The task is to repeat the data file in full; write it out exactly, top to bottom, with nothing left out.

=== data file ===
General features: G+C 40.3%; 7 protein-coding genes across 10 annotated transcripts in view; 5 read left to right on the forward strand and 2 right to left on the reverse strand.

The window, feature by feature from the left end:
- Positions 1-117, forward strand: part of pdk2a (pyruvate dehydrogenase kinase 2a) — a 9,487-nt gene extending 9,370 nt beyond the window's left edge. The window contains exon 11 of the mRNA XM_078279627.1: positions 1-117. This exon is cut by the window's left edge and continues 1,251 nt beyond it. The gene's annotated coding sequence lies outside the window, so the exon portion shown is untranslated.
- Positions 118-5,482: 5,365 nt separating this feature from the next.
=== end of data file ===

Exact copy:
General features: G+C 40.3%; 7 protein-coding genes across 10 annotated transcripts in view; 5 read left to right on the forward strand and 2 right to left on the reverse strand.

The window, feature by feature from the left end:
- Positions 1-117, forward strand: part of pdk2a (pyruvate dehydrogenase kinase 2a) — a 9,487-nt gene extending 9,370 nt beyond the window's left edge. The window contains exon 11 of the mRNA XM_078279627.1: positions 1-117. This exon is cut by the window's left edge and continues 1,251 nt beyond it. The gene's annotated coding sequence lies outside the window, so the exon portion shown is untranslated.
- Positions 118-5,482: 5,365 nt separating this feature from the next.